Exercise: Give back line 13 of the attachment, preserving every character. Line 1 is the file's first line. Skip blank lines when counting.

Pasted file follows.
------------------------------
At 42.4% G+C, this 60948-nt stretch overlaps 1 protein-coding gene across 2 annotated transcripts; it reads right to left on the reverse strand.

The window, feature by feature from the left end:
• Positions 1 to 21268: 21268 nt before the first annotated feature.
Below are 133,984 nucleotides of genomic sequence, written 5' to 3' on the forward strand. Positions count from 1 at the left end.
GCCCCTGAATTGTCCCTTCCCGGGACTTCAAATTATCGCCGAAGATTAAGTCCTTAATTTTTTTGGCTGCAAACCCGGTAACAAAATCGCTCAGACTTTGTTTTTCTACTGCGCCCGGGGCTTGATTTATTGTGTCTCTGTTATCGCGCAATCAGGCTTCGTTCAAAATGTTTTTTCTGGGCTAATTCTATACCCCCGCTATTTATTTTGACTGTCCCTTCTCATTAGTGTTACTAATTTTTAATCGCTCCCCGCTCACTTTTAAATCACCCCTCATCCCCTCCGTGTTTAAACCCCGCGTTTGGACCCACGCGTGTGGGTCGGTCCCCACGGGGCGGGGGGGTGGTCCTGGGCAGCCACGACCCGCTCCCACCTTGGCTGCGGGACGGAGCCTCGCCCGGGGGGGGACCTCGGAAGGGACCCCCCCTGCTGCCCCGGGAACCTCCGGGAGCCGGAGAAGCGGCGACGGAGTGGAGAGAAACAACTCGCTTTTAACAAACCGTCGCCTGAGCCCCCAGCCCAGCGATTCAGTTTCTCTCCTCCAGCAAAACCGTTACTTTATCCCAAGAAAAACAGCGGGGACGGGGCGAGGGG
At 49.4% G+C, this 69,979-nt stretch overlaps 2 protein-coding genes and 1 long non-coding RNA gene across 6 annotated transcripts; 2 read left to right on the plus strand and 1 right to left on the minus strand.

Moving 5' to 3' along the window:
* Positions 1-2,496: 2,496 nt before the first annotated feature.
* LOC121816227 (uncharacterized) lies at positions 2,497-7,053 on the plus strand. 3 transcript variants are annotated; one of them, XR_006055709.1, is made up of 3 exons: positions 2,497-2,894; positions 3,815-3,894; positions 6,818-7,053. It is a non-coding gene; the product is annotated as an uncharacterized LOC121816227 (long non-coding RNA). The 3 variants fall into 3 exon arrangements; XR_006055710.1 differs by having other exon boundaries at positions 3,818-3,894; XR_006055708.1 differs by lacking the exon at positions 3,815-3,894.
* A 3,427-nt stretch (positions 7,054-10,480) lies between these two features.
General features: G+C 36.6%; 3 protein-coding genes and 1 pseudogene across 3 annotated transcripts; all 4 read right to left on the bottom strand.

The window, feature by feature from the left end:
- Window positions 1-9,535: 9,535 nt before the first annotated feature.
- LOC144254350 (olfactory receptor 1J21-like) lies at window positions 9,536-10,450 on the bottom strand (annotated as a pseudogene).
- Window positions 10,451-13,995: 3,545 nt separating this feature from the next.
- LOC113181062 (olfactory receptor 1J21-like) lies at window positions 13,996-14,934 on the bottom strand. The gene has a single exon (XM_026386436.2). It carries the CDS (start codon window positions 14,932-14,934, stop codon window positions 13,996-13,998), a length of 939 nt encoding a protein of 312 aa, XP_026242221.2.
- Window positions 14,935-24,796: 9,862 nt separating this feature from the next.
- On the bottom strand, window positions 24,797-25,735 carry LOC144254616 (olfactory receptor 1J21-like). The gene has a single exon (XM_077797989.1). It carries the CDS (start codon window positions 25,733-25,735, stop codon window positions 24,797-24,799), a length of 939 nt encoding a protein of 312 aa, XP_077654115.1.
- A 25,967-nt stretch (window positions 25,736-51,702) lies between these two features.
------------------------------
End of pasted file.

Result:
- Window positions 1-9,535: 9,535 nt before the first annotated feature.